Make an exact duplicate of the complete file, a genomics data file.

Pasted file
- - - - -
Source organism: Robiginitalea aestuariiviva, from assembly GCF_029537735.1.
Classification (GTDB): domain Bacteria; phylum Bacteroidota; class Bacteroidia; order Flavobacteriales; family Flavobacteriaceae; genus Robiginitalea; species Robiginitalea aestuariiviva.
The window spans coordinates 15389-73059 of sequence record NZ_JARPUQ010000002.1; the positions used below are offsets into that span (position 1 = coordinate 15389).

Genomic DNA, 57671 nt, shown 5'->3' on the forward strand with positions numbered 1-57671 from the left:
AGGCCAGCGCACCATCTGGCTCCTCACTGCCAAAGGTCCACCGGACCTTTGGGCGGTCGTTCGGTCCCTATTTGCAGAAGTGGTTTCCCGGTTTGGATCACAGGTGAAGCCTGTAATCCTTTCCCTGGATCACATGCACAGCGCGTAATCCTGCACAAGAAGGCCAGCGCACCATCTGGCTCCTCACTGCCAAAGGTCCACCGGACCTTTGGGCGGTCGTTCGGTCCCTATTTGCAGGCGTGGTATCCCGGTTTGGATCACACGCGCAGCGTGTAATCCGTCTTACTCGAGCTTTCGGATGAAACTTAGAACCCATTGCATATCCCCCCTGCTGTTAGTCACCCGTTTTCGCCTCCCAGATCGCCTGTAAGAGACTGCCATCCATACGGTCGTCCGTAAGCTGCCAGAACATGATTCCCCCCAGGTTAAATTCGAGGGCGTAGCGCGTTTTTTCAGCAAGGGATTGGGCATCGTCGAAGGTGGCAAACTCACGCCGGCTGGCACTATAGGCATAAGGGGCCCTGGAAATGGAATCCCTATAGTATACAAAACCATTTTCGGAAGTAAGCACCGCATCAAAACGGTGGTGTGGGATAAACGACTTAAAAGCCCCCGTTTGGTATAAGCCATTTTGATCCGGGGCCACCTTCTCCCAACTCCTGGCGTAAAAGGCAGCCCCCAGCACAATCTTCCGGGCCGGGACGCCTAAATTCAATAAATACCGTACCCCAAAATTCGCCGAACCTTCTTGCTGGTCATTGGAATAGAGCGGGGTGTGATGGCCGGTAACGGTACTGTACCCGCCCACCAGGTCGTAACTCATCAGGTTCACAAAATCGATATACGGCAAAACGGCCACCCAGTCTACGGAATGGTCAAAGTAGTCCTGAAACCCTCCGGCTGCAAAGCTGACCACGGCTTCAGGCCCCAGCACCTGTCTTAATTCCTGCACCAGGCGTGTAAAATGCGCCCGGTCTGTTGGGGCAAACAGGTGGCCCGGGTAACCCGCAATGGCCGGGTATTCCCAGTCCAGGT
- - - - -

Source organism: Robiginitalea aestuariiviva, from assembly GCF_029537735.1.
Classification (GTDB): domain Bacteria; phylum Bacteroidota; class Bacteroidia; order Flavobacteriales; family Flavobacteriaceae; genus Robiginitalea; species Robiginitalea aestuariiviva.
The window spans coordinates 15389-73059 of sequence record NZ_JARPUQ010000002.1; the positions used below are offsets into that span (position 1 = coordinate 15389).

Genomic DNA, 57671 nt, shown 5'->3' on the forward strand with positions numbered 1-57671 from the left:
AGGCCAGCGCACCATCTGGCTCCTCACTGCCAAAGGTCCACCGGACCTTTGGGCGGTCGTTCGGTCCCTATTTGCAGAAGTGGTTTCCCGGTTTGGATCACAGGTGAAGCCTGTAATCCTTTCCCTGGATCACATGCACAGCGCGTAATCCTGCACAAGAAGGCCAGCGCACCATCTGGCTCCTCACTGCCAAAGGTCCACCGGACCTTTGGGCGGTCGTTCGGTCCCTATTTGCAGGCGTGGTATCCCGGTTTGGATCACACGCGCAGCGTGTAATCCGTCTTACTCGAGCTTTCGGATGAAACTTAGAACCCATTGCATATCCCCCCTGCTGTTAGTCACCCGTTTTCGCCTCCCAGATCGCCTGTAAGAGACTGCCATCCATACGGTCGTCCGTAAGCTGCCAGAACATGATTCCCCCCAGGTTAAATTCGAGGGCGTAGCGCGTTTTTTCAGCAAGGGATTGGGCATCGTCGAAGGTGGCAAACTCACGCCGGCTGGCACTATAGGCATAAGGGGCCCTGGAAATGGAATCCCTATAGTATACAAAACCATTTTCGGAAGTAAGCACCGCATCAAAACGGTGGTGTGGGATAAACGACTTAAAAGCCCCCGTTTGGTATAAGCCATTTTGATCCGGGGCCACCTTCTCCCAACTCCTGGCGTAAAAGGCAGCCCCCAGCACAATCTTCCGGGCCGGGACGCCTAAATTCAATAAATACCGTACCCCAAAATTCGCCGAACCTTCTTGCTGGTCATTGGAATAGAGCGGGGTGTGATGGCCGGTAACGGTACTGTACCCGCCCACCAGGTCGTAACTCATCAGGTTCACAAAATCGATATACGGCAAAACGGCCACCCAGTCTACGGAATGGTCAAAGTAGTCCTGAAACCCTCCGGCTGCAAAGCTGACCACGGCTTCAGGCCCCAGCACCTGTCTTAATTCCTGCACCAGGCGTGTAAAATGCGCCCGGTCTGTTGGGGCAAACAGGTGGCCCGGGTAACCCGCAATGGCCGGGTATTCCCAGTCCAGGT